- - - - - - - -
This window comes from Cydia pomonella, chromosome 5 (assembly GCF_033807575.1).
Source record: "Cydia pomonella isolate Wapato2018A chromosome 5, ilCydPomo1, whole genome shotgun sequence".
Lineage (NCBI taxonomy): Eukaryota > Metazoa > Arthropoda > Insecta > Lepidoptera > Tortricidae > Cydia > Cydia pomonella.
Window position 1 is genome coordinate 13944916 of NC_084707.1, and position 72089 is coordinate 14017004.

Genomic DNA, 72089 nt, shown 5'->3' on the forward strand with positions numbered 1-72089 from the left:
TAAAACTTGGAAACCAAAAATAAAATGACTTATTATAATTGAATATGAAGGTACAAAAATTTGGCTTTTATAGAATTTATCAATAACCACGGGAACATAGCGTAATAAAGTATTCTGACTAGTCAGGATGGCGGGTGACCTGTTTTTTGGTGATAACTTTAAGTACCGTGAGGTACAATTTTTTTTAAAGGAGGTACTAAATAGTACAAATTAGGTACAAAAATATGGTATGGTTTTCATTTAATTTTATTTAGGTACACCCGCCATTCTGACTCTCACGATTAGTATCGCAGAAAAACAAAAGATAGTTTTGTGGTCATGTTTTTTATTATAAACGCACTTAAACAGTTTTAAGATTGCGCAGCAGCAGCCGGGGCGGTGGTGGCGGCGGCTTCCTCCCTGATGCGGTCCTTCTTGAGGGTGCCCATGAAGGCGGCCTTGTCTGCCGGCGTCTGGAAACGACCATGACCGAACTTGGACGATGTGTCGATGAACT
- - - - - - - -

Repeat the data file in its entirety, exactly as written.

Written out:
This window comes from Cydia pomonella, chromosome 5 (assembly GCF_033807575.1).
Source record: "Cydia pomonella isolate Wapato2018A chromosome 5, ilCydPomo1, whole genome shotgun sequence".
Lineage (NCBI taxonomy): Eukaryota > Metazoa > Arthropoda > Insecta > Lepidoptera > Tortricidae > Cydia > Cydia pomonella.
Window position 1 is genome coordinate 13944916 of NC_084707.1, and position 72089 is coordinate 14017004.

Genomic DNA, 72089 nt, shown 5'->3' on the forward strand with positions numbered 1-72089 from the left:
TAAAACTTGGAAACCAAAAATAAAATGACTTATTATAATTGAATATGAAGGTACAAAAATTTGGCTTTTATAGAATTTATCAATAACCACGGGAACATAGCGTAATAAAGTATTCTGACTAGTCAGGATGGCGGGTGACCTGTTTTTTGGTGATAACTTTAAGTACCGTGAGGTACAATTTTTTTTAAAGGAGGTACTAAATAGTACAAATTAGGTACAAAAATATGGTATGGTTTTCATTTAATTTTATTTAGGTACACCCGCCATTCTGACTCTCACGATTAGTATCGCAGAAAAACAAAAGATAGTTTTGTGGTCATGTTTTTTATTATAAACGCACTTAAACAGTTTTAAGATTGCGCAGCAGCAGCCGGGGCGGTGGTGGCGGCGGCTTCCTCCCTGATGCGGTCCTTCTTGAGGGTGCCCATGAAGGCGGCCTTGTCTGCCGGCGTCTGGAAACGACCATGACCGAACTTGGACGATGTGTCGATGAACT